We have already observed, that Scipio had never given in to the fashionable debaucheries and excesses to which the young people at Rome so generally abandoned themselves. But he was sufficiently compensated for this self-denial of all destructive pleasures, by the vigorous health he enjoyed all the rest of his life, which enabled him to taste pleasure of a much purer and more exalted kind, and to perform the great actions that reflected so much glory upon him.
Hunting, which was his darling exercise, contributed also very much to invigorate his constitution, and enabled him also to endure the hardest toils. Macedonia, whither he followed his father, gave him an opportunity of indulging to the utmost of his desire his passion in this respect; for the chase, which was the usual diversion of the Macedonian monarchs, having been laid aside for some years on account of the wars, Scipio found there an incredible quantity of game of every kind. Paulus Æmilius, studious of procu.ring his son virtuous pleasures of every kind, in order to divert his mind from those which reason prohibits, gave him full liberty to indulge himself in his favourite sport, during all the time that the Roman forces continued in that country, after the victory he had gained over Perseus. The illustrious youth employed his leisure hours in an exercise which suited so well his age and inclination; and was as successful in this innocent war against the beasts of Macedonia, as his father had been in that which he had carried on against the inhabitants of the country.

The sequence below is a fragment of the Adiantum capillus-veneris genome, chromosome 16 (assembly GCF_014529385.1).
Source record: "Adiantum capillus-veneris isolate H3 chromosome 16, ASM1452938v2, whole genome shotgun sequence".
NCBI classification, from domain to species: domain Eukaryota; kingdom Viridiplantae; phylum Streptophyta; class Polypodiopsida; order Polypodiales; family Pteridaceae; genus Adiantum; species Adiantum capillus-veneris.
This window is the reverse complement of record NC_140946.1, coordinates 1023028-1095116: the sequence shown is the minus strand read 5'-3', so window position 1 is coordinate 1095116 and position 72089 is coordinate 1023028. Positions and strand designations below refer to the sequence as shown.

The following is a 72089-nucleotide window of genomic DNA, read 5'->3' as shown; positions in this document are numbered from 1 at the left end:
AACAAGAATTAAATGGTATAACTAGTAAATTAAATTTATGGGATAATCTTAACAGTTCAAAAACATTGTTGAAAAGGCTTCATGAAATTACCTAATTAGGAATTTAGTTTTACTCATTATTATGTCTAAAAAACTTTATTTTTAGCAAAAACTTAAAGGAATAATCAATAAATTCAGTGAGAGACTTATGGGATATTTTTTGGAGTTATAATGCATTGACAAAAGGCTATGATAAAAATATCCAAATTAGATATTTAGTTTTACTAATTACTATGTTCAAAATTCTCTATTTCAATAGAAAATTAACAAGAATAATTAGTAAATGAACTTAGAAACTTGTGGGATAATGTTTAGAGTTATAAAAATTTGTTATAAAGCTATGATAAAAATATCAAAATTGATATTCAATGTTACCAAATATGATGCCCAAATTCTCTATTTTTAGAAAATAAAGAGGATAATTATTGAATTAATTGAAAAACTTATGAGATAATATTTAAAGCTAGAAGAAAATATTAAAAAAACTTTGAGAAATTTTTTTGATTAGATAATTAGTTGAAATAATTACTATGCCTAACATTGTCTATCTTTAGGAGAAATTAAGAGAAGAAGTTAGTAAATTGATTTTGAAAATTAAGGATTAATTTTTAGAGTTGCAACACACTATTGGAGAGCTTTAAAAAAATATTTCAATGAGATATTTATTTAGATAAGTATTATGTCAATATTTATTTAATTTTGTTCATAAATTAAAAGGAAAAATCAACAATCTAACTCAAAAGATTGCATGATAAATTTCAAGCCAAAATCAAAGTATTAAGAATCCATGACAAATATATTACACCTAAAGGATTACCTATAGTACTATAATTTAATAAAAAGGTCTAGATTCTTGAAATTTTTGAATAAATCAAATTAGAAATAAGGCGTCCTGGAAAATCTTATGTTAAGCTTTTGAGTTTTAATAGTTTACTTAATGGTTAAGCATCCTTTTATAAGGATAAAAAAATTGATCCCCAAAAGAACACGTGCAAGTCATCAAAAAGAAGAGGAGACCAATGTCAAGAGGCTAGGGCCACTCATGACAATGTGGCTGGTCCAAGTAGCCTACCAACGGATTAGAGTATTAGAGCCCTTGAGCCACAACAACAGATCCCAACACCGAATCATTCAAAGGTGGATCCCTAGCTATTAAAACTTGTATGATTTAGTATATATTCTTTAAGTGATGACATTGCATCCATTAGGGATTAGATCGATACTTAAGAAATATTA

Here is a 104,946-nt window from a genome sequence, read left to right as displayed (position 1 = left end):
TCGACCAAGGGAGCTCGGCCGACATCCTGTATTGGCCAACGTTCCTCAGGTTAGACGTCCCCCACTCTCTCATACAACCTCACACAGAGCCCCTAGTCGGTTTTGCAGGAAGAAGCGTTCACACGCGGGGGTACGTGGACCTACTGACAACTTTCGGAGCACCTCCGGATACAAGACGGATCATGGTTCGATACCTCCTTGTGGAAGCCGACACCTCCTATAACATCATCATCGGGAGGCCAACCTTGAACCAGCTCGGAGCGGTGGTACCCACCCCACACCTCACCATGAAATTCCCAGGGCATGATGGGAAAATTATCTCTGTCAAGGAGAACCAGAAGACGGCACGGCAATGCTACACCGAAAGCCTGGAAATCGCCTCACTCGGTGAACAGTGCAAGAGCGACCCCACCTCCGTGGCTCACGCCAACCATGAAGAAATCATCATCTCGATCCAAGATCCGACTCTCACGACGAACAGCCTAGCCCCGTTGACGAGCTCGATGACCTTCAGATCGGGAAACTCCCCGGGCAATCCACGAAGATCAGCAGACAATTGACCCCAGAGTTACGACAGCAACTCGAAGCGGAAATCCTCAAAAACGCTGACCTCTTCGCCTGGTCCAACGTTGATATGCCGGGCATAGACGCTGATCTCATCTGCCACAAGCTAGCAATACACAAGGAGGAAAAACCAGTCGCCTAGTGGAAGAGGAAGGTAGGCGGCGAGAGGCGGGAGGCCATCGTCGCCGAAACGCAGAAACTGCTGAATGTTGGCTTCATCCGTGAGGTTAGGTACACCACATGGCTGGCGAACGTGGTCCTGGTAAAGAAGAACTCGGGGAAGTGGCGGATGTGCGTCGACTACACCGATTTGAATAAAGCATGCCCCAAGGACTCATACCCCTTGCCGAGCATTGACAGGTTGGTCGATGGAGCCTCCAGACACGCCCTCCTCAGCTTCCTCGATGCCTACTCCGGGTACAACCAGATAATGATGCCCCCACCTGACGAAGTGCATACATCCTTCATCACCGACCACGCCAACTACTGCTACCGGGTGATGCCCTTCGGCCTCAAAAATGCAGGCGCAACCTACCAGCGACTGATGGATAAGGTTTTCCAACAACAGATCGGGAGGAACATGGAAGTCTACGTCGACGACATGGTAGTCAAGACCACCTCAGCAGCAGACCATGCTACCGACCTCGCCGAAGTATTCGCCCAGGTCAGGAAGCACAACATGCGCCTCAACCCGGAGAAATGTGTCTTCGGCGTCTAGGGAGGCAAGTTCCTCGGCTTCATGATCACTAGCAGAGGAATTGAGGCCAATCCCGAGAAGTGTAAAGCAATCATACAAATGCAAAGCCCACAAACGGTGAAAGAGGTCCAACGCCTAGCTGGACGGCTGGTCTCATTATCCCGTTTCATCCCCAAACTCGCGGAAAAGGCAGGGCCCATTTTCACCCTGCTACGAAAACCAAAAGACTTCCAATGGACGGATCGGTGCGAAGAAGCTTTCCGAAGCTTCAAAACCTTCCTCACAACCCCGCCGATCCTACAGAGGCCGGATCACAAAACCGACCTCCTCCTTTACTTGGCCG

It was at Scipiu's return from Macedon, that he met with Polybius in Rome; and contracted the strict friendship with him, which